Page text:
is a medication used for the treatment of certain digestive disorders, including ulcers. Famotidine may also be prescribed for inflammation of the stomach or esophagus, and for reflux. For:
Dogs & Cats
Benefits Treats or helps manage digestive disorders such as gastric or duodenal ulcers Reduces gastric acid produced in the stomach It is also used to treat gastritis and reflux conditions
How it works
Famotidine blocks the action of histamine in the stomach. Histamine is a chemical released by the body that, in the stomach, causes more acid to be produced. By blocking histamine in the stomach, Famotidine reduces the amount of acid produced.
Dosage & Administration Give the oral form by mouth. Always follow the dosage instructions provided by your veterinarian. If you have difficulty giving the medication, contact your veterinarian.
What happens if I miss giving a dose: Signs may recur if a dose is missed. If you miss a dose, give it as soon as you remember. If it is almost time for the next dose, skip the one you missed and go back to the regular dosing schedule. Do not give two doses at once.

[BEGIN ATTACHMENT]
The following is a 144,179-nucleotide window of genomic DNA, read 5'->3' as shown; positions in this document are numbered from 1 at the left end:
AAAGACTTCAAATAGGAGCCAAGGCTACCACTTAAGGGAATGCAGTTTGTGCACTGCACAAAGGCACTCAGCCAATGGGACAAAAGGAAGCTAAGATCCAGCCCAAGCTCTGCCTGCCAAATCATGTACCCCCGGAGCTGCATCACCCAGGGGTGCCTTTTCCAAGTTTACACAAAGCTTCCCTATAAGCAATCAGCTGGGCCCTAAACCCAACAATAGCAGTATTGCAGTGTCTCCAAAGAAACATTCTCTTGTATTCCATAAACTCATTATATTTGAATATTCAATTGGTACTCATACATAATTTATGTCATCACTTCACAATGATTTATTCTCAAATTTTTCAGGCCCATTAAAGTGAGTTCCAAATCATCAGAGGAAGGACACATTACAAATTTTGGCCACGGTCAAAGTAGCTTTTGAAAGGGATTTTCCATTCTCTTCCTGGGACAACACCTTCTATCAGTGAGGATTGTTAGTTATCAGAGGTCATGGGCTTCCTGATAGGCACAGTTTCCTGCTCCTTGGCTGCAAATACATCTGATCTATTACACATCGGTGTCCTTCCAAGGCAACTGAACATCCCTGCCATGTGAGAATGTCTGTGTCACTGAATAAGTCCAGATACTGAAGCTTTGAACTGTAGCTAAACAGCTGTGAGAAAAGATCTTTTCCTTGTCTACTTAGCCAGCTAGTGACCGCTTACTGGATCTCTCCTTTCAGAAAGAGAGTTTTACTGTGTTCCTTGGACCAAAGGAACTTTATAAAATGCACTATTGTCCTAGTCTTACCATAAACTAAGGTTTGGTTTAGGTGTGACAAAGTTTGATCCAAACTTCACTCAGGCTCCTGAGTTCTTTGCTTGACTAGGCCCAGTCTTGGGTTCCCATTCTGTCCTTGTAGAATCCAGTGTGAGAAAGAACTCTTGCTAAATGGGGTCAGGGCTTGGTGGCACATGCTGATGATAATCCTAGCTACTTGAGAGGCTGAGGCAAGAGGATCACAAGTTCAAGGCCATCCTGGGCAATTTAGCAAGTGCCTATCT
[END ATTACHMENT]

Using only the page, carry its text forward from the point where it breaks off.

What should I avoid while giving Famotidine to my pet: Notify your veterinarian of any other medications, including vitamins and supplements, your pet is taking while your pet is receiving Famotidine. Consult your veterinarian before using Famotidine with antacids, metoclopramide, sucralfate, digoxin, or ketoconazole, since interactions may occur.
Give the Famotidine 2 hours before or 2 hours after the other medication(s). Famotidine may decrease white blood cell counts, especially if given with other bone marrow suppressing drugs such as azathioprine.
Possible side effects of Lactulose: Side effects are rare with Famotidine. You may see a loss of appetite and tiredness. If you observe these signs in your pet, contact your veterinarian.
If your pet experiences an allergic reaction to the medication, signs may include facial swelling, hives, scratching, sudden onset of diarrhea, vomiting, shock, seizures, pale gums, cold limbs, or coma. If you observe any of these signs, contact your veterinarian immediately.